Worldwide IT spending in 2013 will exceed $2.1 trillion, up 5.7% from 2012, predicts IDC. Mobility and emerging markets play dominant roles in the industry's growth.
The most significant IT trends of 2013 are familiar -- mobility, cloud computing, social technologies and big data -- but the new year will bring a new urgency as enterprises look for vendors to move past exploratory roadmap stages and deliver genuinely competitive products and services, says research firm IDC in its annual predictions forecast.
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In the big picture, IDC says worldwide IT spending in 2013 will exceed $2.1 trillion, up 5.7% from 2012. The biggest driver of that growth will be mobility: Sales of smart mobile devices including smartphones and tablets will grow by 20%, generate 20% of all IT sales, and drive a whopping 57% of all IT market growth. Excluding smart mobile devices, IT industry growth will be just 2.9%.
The surge in mobility will lead to mobile devices surpassing PCs as the method of choice for online access. The number of people accessing the Internet through PCs will shrink by 15 million over the next four years, while the number of mobile users will increase by 91 million. In 2015, U.S. consumers accessing the Internet through mobile devices will outnumber those using PCs to access the Internet, IDC predicts.
Another driver of industry growth is emerging markets, where IT spending is projected to grow by 8.8% to more than $730 billion, or 34% of all IT spending. The rate of growth in emerging markets is twice that of developed countries, IDC says.
As vendors work to compete more aggressively in mobility, cloud, social and big data, market-share upheaval seems inevitable.
In software, for instance, SaaS vendors will grab one or more of the top share positions in the majority of the major application software markets within the next three years, IDC says. In servers, Amazon -- the largest cloud service provider -- will become a top 2 or 3 server/virtual machines vendor by 2016, the firm predicts.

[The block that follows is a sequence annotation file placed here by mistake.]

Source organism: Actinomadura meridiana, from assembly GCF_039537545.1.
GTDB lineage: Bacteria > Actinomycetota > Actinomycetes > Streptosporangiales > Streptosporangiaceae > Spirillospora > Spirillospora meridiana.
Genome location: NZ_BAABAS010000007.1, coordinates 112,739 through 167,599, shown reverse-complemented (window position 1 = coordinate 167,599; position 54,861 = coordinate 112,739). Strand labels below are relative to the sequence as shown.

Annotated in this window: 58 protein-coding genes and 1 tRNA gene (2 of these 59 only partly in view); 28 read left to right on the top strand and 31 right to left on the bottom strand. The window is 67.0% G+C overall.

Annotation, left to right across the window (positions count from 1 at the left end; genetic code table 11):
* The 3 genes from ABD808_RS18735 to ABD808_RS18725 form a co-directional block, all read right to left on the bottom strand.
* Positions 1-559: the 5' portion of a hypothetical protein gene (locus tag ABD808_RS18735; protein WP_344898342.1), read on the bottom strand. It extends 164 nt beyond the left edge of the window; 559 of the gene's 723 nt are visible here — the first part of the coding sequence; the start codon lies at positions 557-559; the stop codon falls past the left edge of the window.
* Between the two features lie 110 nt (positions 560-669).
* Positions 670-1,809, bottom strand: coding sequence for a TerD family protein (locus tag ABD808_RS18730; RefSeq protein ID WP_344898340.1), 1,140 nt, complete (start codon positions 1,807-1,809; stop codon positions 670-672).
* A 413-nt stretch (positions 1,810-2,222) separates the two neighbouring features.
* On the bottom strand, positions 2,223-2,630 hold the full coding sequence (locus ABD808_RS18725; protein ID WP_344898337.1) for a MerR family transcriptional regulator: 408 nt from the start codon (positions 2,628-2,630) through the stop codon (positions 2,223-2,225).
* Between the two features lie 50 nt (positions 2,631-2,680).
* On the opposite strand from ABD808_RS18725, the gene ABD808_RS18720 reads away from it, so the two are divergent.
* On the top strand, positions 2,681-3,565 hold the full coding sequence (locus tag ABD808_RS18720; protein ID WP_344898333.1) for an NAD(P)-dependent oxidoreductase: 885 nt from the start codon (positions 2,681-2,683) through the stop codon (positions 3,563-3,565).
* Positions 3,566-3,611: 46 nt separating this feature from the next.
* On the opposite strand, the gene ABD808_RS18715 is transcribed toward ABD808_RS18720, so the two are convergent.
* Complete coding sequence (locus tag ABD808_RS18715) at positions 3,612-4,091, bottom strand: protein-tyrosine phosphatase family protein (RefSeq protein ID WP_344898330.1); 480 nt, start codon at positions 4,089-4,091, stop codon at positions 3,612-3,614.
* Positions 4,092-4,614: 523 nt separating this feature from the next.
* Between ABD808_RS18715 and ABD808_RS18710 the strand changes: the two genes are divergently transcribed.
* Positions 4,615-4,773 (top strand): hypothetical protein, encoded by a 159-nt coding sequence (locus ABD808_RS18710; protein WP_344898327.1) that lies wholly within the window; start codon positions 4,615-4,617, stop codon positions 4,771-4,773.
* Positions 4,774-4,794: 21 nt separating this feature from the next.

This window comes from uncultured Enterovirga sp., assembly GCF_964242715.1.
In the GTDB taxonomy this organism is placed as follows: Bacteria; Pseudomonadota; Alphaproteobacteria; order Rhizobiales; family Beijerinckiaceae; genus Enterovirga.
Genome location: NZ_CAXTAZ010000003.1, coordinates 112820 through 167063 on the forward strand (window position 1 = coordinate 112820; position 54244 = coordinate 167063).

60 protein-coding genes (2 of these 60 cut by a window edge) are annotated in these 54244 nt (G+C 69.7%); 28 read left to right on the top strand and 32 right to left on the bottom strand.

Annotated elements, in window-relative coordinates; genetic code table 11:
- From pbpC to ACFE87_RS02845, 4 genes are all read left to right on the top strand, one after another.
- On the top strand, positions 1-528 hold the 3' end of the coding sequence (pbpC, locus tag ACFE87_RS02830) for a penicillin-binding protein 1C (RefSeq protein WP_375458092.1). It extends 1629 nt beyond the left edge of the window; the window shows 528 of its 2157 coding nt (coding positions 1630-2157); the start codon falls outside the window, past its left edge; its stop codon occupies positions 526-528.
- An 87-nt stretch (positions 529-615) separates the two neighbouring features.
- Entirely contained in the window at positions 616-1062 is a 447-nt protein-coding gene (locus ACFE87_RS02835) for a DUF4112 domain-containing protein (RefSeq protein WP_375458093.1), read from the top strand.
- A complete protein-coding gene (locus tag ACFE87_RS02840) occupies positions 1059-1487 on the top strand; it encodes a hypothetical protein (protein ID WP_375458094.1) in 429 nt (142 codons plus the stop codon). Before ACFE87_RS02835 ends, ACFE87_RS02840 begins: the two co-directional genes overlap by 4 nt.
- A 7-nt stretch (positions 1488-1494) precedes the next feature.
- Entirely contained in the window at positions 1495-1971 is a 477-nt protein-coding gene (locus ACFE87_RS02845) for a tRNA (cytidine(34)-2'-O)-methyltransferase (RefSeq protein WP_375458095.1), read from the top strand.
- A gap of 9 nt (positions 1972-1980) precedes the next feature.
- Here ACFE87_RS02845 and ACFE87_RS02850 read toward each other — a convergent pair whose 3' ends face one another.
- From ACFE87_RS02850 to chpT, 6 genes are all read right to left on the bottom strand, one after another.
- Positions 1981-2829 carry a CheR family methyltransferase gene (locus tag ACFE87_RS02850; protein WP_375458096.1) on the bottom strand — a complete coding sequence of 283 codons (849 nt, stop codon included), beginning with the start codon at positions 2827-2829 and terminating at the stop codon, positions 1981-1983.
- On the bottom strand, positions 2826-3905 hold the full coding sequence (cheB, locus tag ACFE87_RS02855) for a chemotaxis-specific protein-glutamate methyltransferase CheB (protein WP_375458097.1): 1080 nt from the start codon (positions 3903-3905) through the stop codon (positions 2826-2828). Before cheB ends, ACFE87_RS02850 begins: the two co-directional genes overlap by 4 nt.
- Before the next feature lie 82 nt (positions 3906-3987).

Another example is in the data center arena, where converged systems and software-defined networks (SDN) will open the door for leadership shakeups. Specifically, the SDN market is forecast to reach $3.7 billion by 2016 and account for 35% share of Ethernet switching in the data center (up from almost negligible penetration in 2012). "Major networking vendors -- including Cisco, Juniper, Brocade, and HP -- are encountering both massive risk and major new opportunities to dominate what is becoming a radically new networking landscape," IDC asserts.
Also on the horizon, according to IDC's predictions:
* Mini tablet surge: The tablet market will grow by at least 42% to more than 170 million units in 2013. Mini tablets with screens smaller than 8 inches will account for as much as 60% of unit shipments, up significantly from 33% in 2012.
* Mobile platform rationalization: If a mobile platform doesn't get at least 50% of developers interested in developing apps on it, its demise is imminent. Vulnerable platforms include Microsoft, which today has attracted about 33% of developers, and RIM, which has about 9% developer interest.
* SaaS a hot buy: IDC is predicting $25 billion in SaaS acquisitions over the next 20 months, up from $17 billion in the past 20 months.
* PaaS growth spurt: IDC is forecasting a tenfold increase in the number of industry-focused platform as a service (PaaS) offerings, which numbered fewer than 100 in 2012. More broadly focused cloud platforms, such as Salesforce.com's Force.com, Microsoft Azure and Amazon Web Services, will become more commoditized, the firm says.
* Rise of business execs making IT decisions: By 2016, 80% of new IT investments will directly involve line-of-business executives. At least half the time, the line-of-business executive will be the lead decision maker.
* BYOD security: Even enterprise security isn't immune from the consumerization trend. Citing what it calls a "Bring your own ID" trend, IDC predicts that "many more enterprises, and the security software and services vendors that serve them, will use the identity management systems of Facebook, Google, Yahoo!, Microsoft, and other consumer social networks and cloud services as a new foundation for enterprise authentication."
* Big data buying spree: Mergers and acquisitions in the big data area will see vendors adding more discovery, predictive analytics, and text- and rich-media analytics technologies to their portfolios.
Ann Bednarz covers IT careers, outsourcing and Internet culture for Network World. Follow Ann on Twitter at @annbednarz and check out her blog, Occupational Hazards. Her email address is firstname.lastname@example.org.